South America is slowly emerging as a hotbed for fintech innovation. The world’s arguably biggest challenger bank NuBank hails from Brazil and is rumoured to be gearing up for a public listing in the US. However, dLocal, Uruguay’s first fintech unicorn, has already beaten it to the punch.
On Wednesday, the payments processing platform dLocal listed on the Nasdaq to the tune of $617.65m, giving it a $10.4bn market cap and cementing its decacorn bragging rights. That’s more than double the $5bn valuation it achieved in April after closing a $150m investment round.
The public debut was even celebrated by Uruguay’s president Luis Lacalle Pou, who tweeted: “Proud of the success of these Uruguayans! Succeeding in the big leagues!”
Un orgullo el éxito de estos uruguayos! Triunfando en las grandes ligas! https://t.co/IPedReB3hT
— Luis Lacalle Pou (@LuisLacallePou) June 3, 2021
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Prior to the initial public offering (IPO), dLocal had counted Mastercard, Atlantic, Alkeon Capital BOND, D1 Capital Partners and Tiger Global among its backers.
Sebastián Kanovich, CEO and co-founder of dLocal, tells Verdict the company will use the floatation funds to accelerate tech investments, manage potential working capital needs, “pursue opportunities that allow us to expand our footprint more rapidly” and “general corporate purposes.”
In other words: dLocal’s IPO will help the decacorn scale, which is usually the point of public debuts to begin with.
dLocal’s IPO comes five years after Kanovich launched the fintech in 2016 together with his founding team to “disrupt online payments and unlock opportunities for global enterprise merchants in emerging markets.”
“We believe that we were among the first providers to recognise that, while large global merchants want to grow their business by selling their products and services online in emerging markets, they did not have the right online payments infrastructure to do so efficiently,” Kanovich explains.
dLocal’s mission is to enable global merchants to connect seamlessly with billions of emerging market users.
“dLocal was started with one goal in mind – to close the payments innovation gap that exists between developed countries and emerging economies,” he says. “And while we started in Uruguay, we knew that local payment challenges extended well beyond.”
Even though Kanovich himself is seemingly prone to celebrate the uniqueness of dLocal, it is worth noting that he had previously clocked up time as the CEO of online payments processing company AstroPay, which today offers a similar service to that provided by dLocal.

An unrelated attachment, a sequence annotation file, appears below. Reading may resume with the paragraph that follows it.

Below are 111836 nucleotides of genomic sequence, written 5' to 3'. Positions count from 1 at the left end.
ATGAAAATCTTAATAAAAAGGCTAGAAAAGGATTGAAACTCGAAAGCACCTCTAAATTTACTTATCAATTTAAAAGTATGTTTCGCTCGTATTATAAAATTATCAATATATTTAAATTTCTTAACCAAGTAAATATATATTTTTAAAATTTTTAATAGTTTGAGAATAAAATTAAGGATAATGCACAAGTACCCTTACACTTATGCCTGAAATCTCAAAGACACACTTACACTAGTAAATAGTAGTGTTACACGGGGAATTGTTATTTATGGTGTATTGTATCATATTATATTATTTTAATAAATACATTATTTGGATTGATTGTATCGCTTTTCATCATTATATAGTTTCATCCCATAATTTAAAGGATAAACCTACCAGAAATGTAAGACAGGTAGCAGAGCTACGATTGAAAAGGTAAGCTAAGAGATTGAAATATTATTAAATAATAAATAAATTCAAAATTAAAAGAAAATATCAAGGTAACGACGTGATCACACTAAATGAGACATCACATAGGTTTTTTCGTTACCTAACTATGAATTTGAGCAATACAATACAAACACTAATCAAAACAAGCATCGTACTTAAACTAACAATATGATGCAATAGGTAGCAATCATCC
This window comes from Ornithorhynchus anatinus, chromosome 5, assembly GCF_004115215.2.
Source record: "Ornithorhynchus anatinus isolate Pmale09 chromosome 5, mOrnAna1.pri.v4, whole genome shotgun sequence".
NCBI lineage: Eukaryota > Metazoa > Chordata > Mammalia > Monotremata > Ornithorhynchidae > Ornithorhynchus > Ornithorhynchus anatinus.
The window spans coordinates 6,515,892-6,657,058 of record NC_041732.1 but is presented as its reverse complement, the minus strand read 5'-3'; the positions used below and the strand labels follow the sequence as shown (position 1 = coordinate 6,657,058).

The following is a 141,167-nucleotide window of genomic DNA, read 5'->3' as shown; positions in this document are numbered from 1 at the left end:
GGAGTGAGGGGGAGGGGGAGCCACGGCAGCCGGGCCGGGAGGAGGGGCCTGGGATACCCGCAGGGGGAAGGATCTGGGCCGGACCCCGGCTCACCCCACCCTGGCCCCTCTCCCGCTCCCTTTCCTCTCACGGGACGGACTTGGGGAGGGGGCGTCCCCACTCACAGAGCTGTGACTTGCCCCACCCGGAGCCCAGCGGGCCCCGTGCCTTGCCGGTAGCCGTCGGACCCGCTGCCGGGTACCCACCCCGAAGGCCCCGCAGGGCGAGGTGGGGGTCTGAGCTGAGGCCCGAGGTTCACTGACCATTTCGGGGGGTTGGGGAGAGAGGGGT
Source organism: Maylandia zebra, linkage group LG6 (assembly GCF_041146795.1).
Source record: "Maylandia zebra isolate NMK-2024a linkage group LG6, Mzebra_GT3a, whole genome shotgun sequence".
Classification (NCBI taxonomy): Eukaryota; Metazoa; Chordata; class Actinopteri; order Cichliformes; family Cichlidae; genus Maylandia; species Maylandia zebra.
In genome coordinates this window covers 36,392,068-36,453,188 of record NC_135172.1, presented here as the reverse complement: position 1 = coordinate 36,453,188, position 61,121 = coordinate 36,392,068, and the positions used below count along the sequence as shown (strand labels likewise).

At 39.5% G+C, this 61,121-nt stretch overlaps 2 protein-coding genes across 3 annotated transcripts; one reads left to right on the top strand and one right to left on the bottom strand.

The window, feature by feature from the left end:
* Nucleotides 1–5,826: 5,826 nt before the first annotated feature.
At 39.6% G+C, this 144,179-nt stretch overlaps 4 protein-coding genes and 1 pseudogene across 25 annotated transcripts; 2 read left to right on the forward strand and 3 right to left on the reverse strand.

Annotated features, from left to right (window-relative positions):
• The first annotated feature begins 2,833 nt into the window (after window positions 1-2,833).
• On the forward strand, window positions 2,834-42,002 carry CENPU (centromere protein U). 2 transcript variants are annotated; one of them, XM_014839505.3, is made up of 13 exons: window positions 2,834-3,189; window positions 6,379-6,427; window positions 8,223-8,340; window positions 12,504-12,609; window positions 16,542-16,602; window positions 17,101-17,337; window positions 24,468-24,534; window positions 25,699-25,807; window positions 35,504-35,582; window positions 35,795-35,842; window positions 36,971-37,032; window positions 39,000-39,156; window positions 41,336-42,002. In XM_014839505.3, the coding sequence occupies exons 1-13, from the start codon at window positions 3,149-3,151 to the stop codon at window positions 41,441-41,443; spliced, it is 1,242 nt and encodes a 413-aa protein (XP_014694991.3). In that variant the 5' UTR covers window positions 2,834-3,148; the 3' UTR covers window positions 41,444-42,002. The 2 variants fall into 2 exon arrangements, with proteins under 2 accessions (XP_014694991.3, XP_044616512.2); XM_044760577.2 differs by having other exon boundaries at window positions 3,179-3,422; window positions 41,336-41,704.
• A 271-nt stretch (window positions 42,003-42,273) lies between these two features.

Today, dLocal operates across 29 countries in Asia, Africa and Latin America. The fintech processes payments for the likes of Microsoft, Amazon, Spotify and Didi.
Its platform facilitates a connection to over 600 local payment methods across different markets to accept online payments and pay out vendors and partners.
Latin American fintechs are on the move
For outsiders, South America’s financial sector has a reputation of being slow to evolve, leaving millions of people under-serviced. However, the events of the past few years should make those naysayers reconsider.
This is evident by just a glance at Latin American fintech investments in recent years. The region’s cash injections jumped from $556.1m in 2017 to $2.88bn in 2020, according to FinTech Global. Success stories like NuBank’s meteoric rise are testament to the scale of the momentum of Latin American businesses.
Alongside the growing smattering of domestic startups, native companies like dLocal also increasingly face competition from international players – such as neobanks Revolut and N26 – that have announced plans to break into the South American market.
Part of the region’s fintech success is due to its native financial industry having been slow to evolve. The fintechs are simply catching up with the rest of the world and, simultaneously, leapfrogging traditional players’ technology, as highlighted in recent thematic research from GlobalData. As they do, they rapidly tap into the wealth of underserved customers in the region.
This is also true for dLocal, which hopes to tap into the estimated 20% of underbanked adults across emerging markets.
“We believe we have a large market opportunity in pay-in and pay-out transactions, for both cross-border and local-to-local payments, which is currently underserved by what we believe to be a fragmented set of industry participants, most of them legacy payments companies,” Kanovich says.
While the opportunities of Latin America clearly contributed to dLocal’s IPO and its previous success, the decision to launch in the region also had more obvious reasons.
“We – the founders and the company – were proudly born out of Uruguay, which forced us to think big and be global since inception,” Kanovich reveals.
By launching in Latin America, the company has also tapped into a deep talent pool.
“There is a wealth of talent in Uruguay and in the other regions in which we operate – the US, Israel, Brazil and Europe – all of whom contributed to dLocal becoming Uruguay’s first unicorn and getting us to this exciting milestone today,” Kanovich says.
dLocal’s IPO comes on the back of Covid-19 having made online shopping more popular, which has added to the success of fintechs like Klarna, Zilch and TrueLayer as well as bigger ecommerce giants like Amazon.
Several other fintechs – such as Paymentus and Flywire – have recently gone public. Payment processing company Marqeta is set to float later in June.